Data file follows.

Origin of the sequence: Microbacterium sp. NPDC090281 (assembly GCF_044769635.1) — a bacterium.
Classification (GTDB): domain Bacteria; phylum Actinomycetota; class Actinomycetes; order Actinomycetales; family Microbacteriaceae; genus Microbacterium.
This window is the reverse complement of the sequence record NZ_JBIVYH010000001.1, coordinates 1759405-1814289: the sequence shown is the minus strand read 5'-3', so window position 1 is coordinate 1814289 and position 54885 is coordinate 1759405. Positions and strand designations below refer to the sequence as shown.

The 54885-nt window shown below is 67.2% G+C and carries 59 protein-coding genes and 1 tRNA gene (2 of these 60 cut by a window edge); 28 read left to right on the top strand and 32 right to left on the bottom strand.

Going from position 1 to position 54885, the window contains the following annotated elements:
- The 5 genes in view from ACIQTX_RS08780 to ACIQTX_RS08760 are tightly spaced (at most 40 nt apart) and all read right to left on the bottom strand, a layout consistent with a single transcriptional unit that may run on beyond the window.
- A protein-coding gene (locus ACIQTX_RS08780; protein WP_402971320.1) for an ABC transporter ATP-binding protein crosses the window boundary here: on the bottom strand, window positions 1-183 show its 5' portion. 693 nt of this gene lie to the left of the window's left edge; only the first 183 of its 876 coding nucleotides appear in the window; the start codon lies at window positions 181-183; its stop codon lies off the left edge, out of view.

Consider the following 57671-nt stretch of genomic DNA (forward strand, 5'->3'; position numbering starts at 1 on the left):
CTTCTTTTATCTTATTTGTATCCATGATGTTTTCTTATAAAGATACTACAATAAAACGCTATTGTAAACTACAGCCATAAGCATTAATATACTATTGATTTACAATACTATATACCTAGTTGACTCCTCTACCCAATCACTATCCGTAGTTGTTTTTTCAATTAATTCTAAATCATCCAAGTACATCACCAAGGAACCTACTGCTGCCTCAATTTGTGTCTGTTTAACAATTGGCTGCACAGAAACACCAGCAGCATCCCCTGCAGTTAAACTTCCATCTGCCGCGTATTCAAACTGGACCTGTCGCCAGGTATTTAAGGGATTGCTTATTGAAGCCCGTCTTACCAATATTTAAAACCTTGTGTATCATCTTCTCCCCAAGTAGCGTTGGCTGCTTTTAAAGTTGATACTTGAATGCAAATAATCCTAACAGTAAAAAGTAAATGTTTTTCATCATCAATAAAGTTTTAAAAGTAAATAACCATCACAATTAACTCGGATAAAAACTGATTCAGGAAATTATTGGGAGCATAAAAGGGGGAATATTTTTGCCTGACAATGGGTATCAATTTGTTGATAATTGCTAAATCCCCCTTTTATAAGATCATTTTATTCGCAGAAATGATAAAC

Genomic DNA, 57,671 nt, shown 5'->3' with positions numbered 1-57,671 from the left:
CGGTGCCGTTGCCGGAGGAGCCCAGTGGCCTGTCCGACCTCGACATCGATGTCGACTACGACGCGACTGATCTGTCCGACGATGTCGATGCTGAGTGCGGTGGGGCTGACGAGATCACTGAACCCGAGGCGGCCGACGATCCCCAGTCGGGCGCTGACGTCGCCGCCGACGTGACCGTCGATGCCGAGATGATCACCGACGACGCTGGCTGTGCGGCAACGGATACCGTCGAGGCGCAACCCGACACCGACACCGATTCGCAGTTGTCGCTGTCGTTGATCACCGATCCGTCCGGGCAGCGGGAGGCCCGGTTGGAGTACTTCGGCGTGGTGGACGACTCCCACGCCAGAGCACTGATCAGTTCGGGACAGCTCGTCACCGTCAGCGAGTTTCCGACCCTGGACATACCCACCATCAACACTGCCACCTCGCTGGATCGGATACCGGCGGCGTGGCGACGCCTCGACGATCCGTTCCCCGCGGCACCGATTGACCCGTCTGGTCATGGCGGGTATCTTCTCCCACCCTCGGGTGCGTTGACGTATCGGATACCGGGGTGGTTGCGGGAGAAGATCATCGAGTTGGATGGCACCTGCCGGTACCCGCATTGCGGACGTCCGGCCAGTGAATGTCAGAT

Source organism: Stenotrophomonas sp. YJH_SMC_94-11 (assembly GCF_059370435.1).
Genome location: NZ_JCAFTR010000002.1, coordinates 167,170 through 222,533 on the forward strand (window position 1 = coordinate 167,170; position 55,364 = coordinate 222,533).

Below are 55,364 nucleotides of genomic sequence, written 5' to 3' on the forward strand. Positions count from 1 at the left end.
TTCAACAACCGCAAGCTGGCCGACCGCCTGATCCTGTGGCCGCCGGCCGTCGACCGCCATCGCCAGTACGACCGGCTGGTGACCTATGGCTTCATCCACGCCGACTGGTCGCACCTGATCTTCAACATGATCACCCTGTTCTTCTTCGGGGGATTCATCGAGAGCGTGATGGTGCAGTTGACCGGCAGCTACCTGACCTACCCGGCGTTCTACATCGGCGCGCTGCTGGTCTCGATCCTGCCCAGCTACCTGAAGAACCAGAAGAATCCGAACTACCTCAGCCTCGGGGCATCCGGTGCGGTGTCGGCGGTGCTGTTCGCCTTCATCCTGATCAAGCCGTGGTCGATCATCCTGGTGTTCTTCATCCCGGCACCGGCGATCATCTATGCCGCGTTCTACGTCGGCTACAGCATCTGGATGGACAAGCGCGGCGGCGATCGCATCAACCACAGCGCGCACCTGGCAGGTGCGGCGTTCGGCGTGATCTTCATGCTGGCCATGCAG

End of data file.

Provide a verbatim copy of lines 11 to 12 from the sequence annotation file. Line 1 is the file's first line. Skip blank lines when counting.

CGGTGCCGTTGCCGGAGGAGCCCAGTGGCCTGTCCGACCTCGACATCGATGTCGACTACGACGCGACTGATCTGTCCGACGATGTCGATGCTGAGTGCGGTGGGGCTGACGAGATCACTGAACCCGAGGCGGCCGACGATCCCCAGTCGGGCGCTGACGTCGCCGCCGACGTGACCGTCGATGCCGAGATGATCACCGACGACGCTGGCTGTGCGGCAACGGATACCGTCGAGGCGCAACCCGACACCGACACCGATTCGCAGTTGTCGCTGTCGTTGATCACCGATCCGTCCGGGCAGCGGGAGGCCCGGTTGGAGTACTTCGGCGTGGTGGACGACTCCCACGCCAGAGCACTGATCAGTTCGGGACAGCTCGTCACCGTCAGCGAGTTTCCGACCCTGGACATACCCACCATCAACACTGCCACCTCGCTGGATCGGATACCGGCGGCGTGGCGACGCCTCGACGATCCGTTCCCCGCGGCACCGATTGACCCGTCTGGTCATGGCGGGTATCTTCTCCCACCCTCGGGTGCGTTGACGTATCGGATACCGGGGTGGTTGCGGGAGAAGATCATCGAGTTGGATGGCACCTGCCGGTACCCGCATTGCGGACGTCCGGCCAGTGAATGTCAGAT

Source organism: Stenotrophomonas sp. YJH_SMC_94-11 (assembly GCF_059370435.1).